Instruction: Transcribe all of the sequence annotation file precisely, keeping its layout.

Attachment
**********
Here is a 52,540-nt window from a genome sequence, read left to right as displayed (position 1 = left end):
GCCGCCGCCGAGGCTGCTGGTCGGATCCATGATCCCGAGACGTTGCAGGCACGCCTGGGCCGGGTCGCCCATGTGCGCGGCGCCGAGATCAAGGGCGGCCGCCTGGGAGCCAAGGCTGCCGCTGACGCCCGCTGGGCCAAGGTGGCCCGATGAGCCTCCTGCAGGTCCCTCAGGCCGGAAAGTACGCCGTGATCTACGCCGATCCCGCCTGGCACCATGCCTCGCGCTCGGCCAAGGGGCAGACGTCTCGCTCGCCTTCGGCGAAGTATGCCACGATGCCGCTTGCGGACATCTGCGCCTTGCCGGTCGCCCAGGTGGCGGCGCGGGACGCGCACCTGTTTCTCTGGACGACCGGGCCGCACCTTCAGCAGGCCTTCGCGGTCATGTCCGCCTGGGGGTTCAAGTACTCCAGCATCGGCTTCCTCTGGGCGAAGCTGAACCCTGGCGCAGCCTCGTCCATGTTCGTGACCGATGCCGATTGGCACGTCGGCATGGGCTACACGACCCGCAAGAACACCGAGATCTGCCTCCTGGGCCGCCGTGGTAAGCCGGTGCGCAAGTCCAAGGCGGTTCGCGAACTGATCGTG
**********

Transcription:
Here is a 52,540-nt window from a genome sequence, read left to right as displayed (position 1 = left end):
GCCGCCGCCGAGGCTGCTGGTCGGATCCATGATCCCGAGACGTTGCAGGCACGCCTGGGCCGGGTCGCCCATGTGCGCGGCGCCGAGATCAAGGGCGGCCGCCTGGGAGCCAAGGCTGCCGCTGACGCCCGCTGGGCCAAGGTGGCCCGATGAGCCTCCTGCAGGTCCCTCAGGCCGGAAAGTACGCCGTGATCTACGCCGATCCCGCCTGGCACCATGCCTCGCGCTCGGCCAAGGGGCAGACGTCTCGCTCGCCTTCGGCGAAGTATGCCACGATGCCGCTTGCGGACATCTGCGCCTTGCCGGTCGCCCAGGTGGCGGCGCGGGACGCGCACCTGTTTCTCTGGACGACCGGGCCGCACCTTCAGCAGGCCTTCGCGGTCATGTCCGCCTGGGGGTTCAAGTACTCCAGCATCGGCTTCCTCTGGGCGAAGCTGAACCCTGGCGCAGCCTCGTCCATGTTCGTGACCGATGCCGATTGGCACGTCGGCATGGGCTACACGACCCGCAAGAACACCGAGATCTGCCTCCTGGGCCGCCGTGGTAAGCCGGTGCGCAAGTCCAAGGCGGTTCGCGAACTGATCGTG